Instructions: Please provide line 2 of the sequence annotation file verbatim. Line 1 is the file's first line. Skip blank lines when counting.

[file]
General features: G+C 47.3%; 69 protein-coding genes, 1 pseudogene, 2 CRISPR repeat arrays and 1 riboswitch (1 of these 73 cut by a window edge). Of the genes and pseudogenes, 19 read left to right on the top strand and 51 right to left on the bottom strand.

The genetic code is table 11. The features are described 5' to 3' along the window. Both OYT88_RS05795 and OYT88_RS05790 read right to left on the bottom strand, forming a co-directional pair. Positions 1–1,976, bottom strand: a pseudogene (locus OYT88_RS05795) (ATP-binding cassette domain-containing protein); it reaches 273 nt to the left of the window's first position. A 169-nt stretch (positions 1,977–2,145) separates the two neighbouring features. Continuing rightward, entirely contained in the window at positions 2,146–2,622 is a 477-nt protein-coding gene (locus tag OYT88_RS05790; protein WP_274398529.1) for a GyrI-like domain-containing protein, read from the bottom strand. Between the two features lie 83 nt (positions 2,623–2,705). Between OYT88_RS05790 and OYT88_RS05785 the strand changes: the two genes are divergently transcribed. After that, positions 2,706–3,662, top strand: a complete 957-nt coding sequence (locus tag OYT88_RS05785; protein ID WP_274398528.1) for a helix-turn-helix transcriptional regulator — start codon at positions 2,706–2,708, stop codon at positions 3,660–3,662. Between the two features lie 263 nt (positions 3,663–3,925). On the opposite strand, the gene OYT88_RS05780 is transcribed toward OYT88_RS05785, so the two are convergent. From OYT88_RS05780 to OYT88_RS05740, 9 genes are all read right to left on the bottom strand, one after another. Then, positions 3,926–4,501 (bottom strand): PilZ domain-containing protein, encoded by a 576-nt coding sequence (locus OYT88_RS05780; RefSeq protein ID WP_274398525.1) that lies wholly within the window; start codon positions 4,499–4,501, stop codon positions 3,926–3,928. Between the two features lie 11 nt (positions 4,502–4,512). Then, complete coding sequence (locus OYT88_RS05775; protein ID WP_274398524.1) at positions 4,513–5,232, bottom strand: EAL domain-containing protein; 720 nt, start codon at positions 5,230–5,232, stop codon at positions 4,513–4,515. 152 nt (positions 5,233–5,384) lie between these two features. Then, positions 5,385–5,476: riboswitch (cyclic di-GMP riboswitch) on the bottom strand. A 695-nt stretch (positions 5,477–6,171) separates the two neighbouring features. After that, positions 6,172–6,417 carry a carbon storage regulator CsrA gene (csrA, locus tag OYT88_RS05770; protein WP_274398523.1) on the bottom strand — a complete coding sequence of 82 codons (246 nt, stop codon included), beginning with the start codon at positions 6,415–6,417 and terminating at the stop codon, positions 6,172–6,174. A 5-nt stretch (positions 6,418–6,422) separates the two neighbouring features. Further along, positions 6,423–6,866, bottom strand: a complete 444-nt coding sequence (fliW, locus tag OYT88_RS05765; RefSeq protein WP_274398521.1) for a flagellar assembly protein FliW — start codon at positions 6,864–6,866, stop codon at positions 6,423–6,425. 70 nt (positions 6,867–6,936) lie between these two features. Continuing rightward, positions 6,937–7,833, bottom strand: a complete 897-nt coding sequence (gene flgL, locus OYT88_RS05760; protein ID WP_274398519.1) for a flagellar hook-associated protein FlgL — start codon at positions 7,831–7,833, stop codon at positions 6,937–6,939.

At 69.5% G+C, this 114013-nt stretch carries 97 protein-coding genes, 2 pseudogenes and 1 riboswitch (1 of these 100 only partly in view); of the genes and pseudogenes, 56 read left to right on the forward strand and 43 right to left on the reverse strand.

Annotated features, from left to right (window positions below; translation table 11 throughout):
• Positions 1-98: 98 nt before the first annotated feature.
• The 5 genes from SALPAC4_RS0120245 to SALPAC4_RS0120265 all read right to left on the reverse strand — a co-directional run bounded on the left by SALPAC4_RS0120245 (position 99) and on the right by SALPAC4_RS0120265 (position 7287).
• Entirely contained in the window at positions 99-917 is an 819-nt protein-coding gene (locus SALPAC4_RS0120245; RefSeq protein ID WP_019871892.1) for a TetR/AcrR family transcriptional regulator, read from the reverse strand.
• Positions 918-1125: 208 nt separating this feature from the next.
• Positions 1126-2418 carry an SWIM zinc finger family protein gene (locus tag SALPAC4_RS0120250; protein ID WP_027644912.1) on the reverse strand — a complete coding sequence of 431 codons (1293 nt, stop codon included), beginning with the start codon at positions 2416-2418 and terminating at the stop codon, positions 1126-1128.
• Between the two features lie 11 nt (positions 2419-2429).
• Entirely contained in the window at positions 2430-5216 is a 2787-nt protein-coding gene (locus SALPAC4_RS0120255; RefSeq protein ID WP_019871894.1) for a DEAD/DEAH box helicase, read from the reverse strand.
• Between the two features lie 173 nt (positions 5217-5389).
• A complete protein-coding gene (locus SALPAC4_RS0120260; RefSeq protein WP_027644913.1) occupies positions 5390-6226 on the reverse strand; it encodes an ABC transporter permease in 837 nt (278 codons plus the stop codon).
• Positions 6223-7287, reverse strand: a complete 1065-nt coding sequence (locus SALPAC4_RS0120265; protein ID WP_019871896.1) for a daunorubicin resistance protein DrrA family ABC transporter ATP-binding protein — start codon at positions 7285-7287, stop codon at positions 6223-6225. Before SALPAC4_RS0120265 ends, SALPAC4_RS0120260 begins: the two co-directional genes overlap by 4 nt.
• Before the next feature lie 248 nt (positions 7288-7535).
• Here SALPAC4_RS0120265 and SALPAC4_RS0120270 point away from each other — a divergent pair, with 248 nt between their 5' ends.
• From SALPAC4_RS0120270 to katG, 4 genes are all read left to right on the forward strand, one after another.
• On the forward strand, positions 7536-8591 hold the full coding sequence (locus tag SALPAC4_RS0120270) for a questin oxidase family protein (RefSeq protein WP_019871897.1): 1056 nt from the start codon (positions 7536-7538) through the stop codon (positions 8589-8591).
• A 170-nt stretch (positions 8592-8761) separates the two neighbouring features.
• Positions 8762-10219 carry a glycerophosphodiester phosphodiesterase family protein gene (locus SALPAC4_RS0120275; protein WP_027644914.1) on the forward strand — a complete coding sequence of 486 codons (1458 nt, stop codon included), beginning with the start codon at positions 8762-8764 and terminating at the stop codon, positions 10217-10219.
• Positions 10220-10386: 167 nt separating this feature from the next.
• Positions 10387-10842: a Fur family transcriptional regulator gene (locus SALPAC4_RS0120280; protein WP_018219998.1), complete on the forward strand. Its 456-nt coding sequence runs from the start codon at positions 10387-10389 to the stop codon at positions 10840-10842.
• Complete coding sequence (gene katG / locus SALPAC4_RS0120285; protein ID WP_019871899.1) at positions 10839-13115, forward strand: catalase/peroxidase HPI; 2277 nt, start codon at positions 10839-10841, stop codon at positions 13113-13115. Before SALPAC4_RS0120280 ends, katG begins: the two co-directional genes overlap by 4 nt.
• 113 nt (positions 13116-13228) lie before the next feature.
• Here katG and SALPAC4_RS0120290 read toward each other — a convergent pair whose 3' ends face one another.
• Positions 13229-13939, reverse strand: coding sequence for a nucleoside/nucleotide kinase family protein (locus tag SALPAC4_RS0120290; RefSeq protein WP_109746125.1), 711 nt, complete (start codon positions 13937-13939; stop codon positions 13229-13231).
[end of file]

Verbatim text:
The genetic code is table 11. The features are described 5' to 3' along the window. Both OYT88_RS05795 and OYT88_RS05790 read right to left on the bottom strand, forming a co-directional pair. Positions 1–1,976, bottom strand: a pseudogene (locus OYT88_RS05795) (ATP-binding cassette domain-containing protein); it reaches 273 nt to the left of the window's first position. A 169-nt stretch (positions 1,977–2,145) separates the two neighbouring features. Continuing rightward, entirely contained in the window at positions 2,146–2,622 is a 477-nt protein-coding gene (locus tag OYT88_RS05790; protein WP_274398529.1) for a GyrI-like domain-containing protein, read from the bottom strand. Between the two features lie 83 nt (positions 2,623–2,705). Between OYT88_RS05790 and OYT88_RS05785 the strand changes: the two genes are divergently transcribed. After that, positions 2,706–3,662, top strand: a complete 957-nt coding sequence (locus tag OYT88_RS05785; protein ID WP_274398528.1) for a helix-turn-helix transcriptional regulator — start codon at positions 2,706–2,708, stop codon at positions 3,660–3,662. Between the two features lie 263 nt (positions 3,663–3,925). On the opposite strand, the gene OYT88_RS05780 is transcribed toward OYT88_RS05785, so the two are convergent. From OYT88_RS05780 to OYT88_RS05740, 9 genes are all read right to left on the bottom strand, one after another. Then, positions 3,926–4,501 (bottom strand): PilZ domain-containing protein, encoded by a 576-nt coding sequence (locus OYT88_RS05780; RefSeq protein ID WP_274398525.1) that lies wholly within the window; start codon positions 4,499–4,501, stop codon positions 3,926–3,928. Between the two features lie 11 nt (positions 4,502–4,512). Then, complete coding sequence (locus OYT88_RS05775; protein ID WP_274398524.1) at positions 4,513–5,232, bottom strand: EAL domain-containing protein; 720 nt, start codon at positions 5,230–5,232, stop codon at positions 4,513–4,515. 152 nt (positions 5,233–5,384) lie between these two features. Then, positions 5,385–5,476: riboswitch (cyclic di-GMP riboswitch) on the bottom strand. A 695-nt stretch (positions 5,477–6,171) separates the two neighbouring features. After that, positions 6,172–6,417 carry a carbon storage regulator CsrA gene (csrA, locus tag OYT88_RS05770; protein WP_274398523.1) on the bottom strand — a complete coding sequence of 82 codons (246 nt, stop codon included), beginning with the start codon at positions 6,415–6,417 and terminating at the stop codon, positions 6,172–6,174. A 5-nt stretch (positions 6,418–6,422) separates the two neighbouring features. Further along, positions 6,423–6,866, bottom strand: a complete 444-nt coding sequence (fliW, locus tag OYT88_RS05765; RefSeq protein WP_274398521.1) for a flagellar assembly protein FliW — start codon at positions 6,864–6,866, stop codon at positions 6,423–6,425. 70 nt (positions 6,867–6,936) lie between these two features. Continuing rightward, positions 6,937–7,833, bottom strand: a complete 897-nt coding sequence (gene flgL, locus OYT88_RS05760; protein ID WP_274398519.1) for a flagellar hook-associated protein FlgL — start codon at positions 7,831–7,833, stop codon at positions 6,937–6,939.